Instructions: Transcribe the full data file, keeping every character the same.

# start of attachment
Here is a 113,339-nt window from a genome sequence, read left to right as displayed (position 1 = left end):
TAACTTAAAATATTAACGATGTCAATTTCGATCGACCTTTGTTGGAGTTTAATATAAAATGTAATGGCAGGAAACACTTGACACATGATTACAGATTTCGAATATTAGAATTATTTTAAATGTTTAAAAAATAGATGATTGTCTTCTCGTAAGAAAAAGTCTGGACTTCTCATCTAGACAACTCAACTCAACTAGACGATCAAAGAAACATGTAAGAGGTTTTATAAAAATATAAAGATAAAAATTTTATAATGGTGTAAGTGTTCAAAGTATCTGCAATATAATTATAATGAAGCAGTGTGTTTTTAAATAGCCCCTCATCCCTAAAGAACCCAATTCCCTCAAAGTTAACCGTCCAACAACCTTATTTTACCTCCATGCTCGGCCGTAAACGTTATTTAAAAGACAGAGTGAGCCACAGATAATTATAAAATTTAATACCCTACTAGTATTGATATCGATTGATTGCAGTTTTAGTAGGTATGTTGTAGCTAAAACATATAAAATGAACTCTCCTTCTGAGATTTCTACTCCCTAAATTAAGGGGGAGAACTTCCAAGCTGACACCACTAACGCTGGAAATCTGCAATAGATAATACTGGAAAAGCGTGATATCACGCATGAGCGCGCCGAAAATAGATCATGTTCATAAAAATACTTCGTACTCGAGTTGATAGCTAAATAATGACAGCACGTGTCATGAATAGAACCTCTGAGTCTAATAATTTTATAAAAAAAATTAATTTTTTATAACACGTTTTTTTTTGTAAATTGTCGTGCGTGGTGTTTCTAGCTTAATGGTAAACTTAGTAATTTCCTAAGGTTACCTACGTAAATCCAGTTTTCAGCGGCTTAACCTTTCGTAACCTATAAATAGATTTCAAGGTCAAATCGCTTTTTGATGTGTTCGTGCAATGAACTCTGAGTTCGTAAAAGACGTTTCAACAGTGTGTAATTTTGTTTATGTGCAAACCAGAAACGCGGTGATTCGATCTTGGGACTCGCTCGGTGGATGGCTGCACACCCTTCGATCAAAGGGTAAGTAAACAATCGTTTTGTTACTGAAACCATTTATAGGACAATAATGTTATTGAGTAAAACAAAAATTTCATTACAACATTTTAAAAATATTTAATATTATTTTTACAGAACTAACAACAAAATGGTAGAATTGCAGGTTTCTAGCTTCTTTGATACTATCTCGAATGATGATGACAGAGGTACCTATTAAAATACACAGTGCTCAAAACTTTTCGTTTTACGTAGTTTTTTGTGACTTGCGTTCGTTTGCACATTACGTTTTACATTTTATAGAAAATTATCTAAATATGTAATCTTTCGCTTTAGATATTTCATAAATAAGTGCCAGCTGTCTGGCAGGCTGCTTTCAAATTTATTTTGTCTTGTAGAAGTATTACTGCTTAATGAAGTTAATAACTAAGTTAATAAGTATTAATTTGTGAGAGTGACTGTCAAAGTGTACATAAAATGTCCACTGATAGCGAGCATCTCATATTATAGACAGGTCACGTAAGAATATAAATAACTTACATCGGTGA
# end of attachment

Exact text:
Here is a 113,339-nt window from a genome sequence, read left to right as displayed (position 1 = left end):
TAACTTAAAATATTAACGATGTCAATTTCGATCGACCTTTGTTGGAGTTTAATATAAAATGTAATGGCAGGAAACACTTGACACATGATTACAGATTTCGAATATTAGAATTATTTTAAATGTTTAAAAAATAGATGATTGTCTTCTCGTAAGAAAAAGTCTGGACTTCTCATCTAGACAACTCAACTCAACTAGACGATCAAAGAAACATGTAAGAGGTTTTATAAAAATATAAAGATAAAAATTTTATAATGGTGTAAGTGTTCAAAGTATCTGCAATATAATTATAATGAAGCAGTGTGTTTTTAAATAGCCCCTCATCCCTAAAGAACCCAATTCCCTCAAAGTTAACCGTCCAACAACCTTATTTTACCTCCATGCTCGGCCGTAAACGTTATTTAAAAGACAGAGTGAGCCACAGATAATTATAAAATTTAATACCCTACTAGTATTGATATCGATTGATTGCAGTTTTAGTAGGTATGTTGTAGCTAAAACATATAAAATGAACTCTCCTTCTGAGATTTCTACTCCCTAAATTAAGGGGGAGAACTTCCAAGCTGACACCACTAACGCTGGAAATCTGCAATAGATAATACTGGAAAAGCGTGATATCACGCATGAGCGCGCCGAAAATAGATCATGTTCATAAAAATACTTCGTACTCGAGTTGATAGCTAAATAATGACAGCACGTGTCATGAATAGAACCTCTGAGTCTAATAATTTTATAAAAAAAATTAATTTTTTATAACACGTTTTTTTTTGTAAATTGTCGTGCGTGGTGTTTCTAGCTTAATGGTAAACTTAGTAATTTCCTAAGGTTACCTACGTAAATCCAGTTTTCAGCGGCTTAACCTTTCGTAACCTATAAATAGATTTCAAGGTCAAATCGCTTTTTGATGTGTTCGTGCAATGAACTCTGAGTTCGTAAAAGACGTTTCAACAGTGTGTAATTTTGTTTATGTGCAAACCAGAAACGCGGTGATTCGATCTTGGGACTCGCTCGGTGGATGGCTGCACACCCTTCGATCAAAGGGTAAGTAAACAATCGTTTTGTTACTGAAACCATTTATAGGACAATAATGTTATTGAGTAAAACAAAAATTTCATTACAACATTTTAAAAATATTTAATATTATTTTTACAGAACTAACAACAAAATGGTAGAATTGCAGGTTTCTAGCTTCTTTGATACTATCTCGAATGATGATGACAGAGGTACCTATTAAAATACACAGTGCTCAAAACTTTTCGTTTTACGTAGTTTTTTGTGACTTGCGTTCGTTTGCACATTACGTTTTACATTTTATAGAAAATTATCTAAATATGTAATCTTTCGCTTTAGATATTTCATAAATAAGTGCCAGCTGTCTGGCAGGCTGCTTTCAAATTTATTTTGTCTTGTAGAAGTATTACTGCTTAATGAAGTTAATAACTAAGTTAATAAGTATTAATTTGTGAGAGTGACTGTCAAAGTGTACATAAAATGTCCACTGATAGCGAGCATCTCATATTATAGACAGGTCACGTAAGAATATAAATAACTTACATCGGTGA